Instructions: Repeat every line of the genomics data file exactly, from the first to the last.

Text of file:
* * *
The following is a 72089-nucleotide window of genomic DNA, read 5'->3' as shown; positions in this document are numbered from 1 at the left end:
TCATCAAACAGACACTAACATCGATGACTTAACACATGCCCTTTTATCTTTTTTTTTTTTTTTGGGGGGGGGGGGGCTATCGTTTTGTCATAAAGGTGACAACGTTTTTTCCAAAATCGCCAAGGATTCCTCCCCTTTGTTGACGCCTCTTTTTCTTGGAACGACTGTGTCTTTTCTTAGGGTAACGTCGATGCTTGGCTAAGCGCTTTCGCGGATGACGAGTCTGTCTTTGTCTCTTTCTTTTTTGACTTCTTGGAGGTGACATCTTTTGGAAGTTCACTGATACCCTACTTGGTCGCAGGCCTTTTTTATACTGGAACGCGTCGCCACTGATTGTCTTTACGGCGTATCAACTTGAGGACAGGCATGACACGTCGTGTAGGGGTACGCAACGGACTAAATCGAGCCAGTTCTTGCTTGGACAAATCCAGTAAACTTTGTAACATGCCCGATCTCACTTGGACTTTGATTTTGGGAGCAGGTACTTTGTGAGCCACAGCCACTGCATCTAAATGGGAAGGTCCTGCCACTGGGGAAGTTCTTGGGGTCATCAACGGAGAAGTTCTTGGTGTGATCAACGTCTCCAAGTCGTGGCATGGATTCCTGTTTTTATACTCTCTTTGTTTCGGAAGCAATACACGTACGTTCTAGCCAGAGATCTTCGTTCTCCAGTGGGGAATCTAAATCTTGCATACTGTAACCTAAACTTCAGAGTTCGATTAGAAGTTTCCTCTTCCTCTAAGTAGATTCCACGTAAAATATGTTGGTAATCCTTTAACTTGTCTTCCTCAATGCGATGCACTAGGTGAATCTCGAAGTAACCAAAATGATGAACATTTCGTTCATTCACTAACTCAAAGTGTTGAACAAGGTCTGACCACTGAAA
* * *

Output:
The following is a 72089-nucleotide window of genomic DNA, read 5'->3' as shown; positions in this document are numbered from 1 at the left end:
TCATCAAACAGACACTAACATCGATGACTTAACACATGCCCTTTTATCTTTTTTTTTTTTTTTGGGGGGGGGGGGGCTATCGTTTTGTCATAAAGGTGACAACGTTTTTTCCAAAATCGCCAAGGATTCCTCCCCTTTGTTGACGCCTCTTTTTCTTGGAACGACTGTGTCTTTTCTTAGGGTAACGTCGATGCTTGGCTAAGCGCTTTCGCGGATGACGAGTCTGTCTTTGTCTCTTTCTTTTTTGACTTCTTGGAGGTGACATCTTTTGGAAGTTCACTGATACCCTACTTGGTCGCAGGCCTTTTTTATACTGGAACGCGTCGCCACTGATTGTCTTTACGGCGTATCAACTTGAGGACAGGCATGACACGTCGTGTAGGGGTACGCAACGGACTAAATCGAGCCAGTTCTTGCTTGGACAAATCCAGTAAACTTTGTAACATGCCCGATCTCACTTGGACTTTGATTTTGGGAGCAGGTACTTTGTGAGCCACAGCCACTGCATCTAAATGGGAAGGTCCTGCCACTGGGGAAGTTCTTGGGGTCATCAACGGAGAAGTTCTTGGTGTGATCAACGTCTCCAAGTCGTGGCATGGATTCCTGTTTTTATACTCTCTTTGTTTCGGAAGCAATACACGTACGTTCTAGCCAGAGATCTTCGTTCTCCAGTGGGGAATCTAAATCTTGCATACTGTAACCTAAACTTCAGAGTTCGATTAGAAGTTTCCTCTTCCTCTAAGTAGATTCCACGTAAAATATGTTGGTAATCCTTTAACTTGTCTTCCTCAATGCGATGCACTAGGTGAATCTCGAAGTAACCAAAATGATGAACATTTCGTTCATTCACTAACTCAAAGTGTTGAACAAGGTCTGACCACTGAAA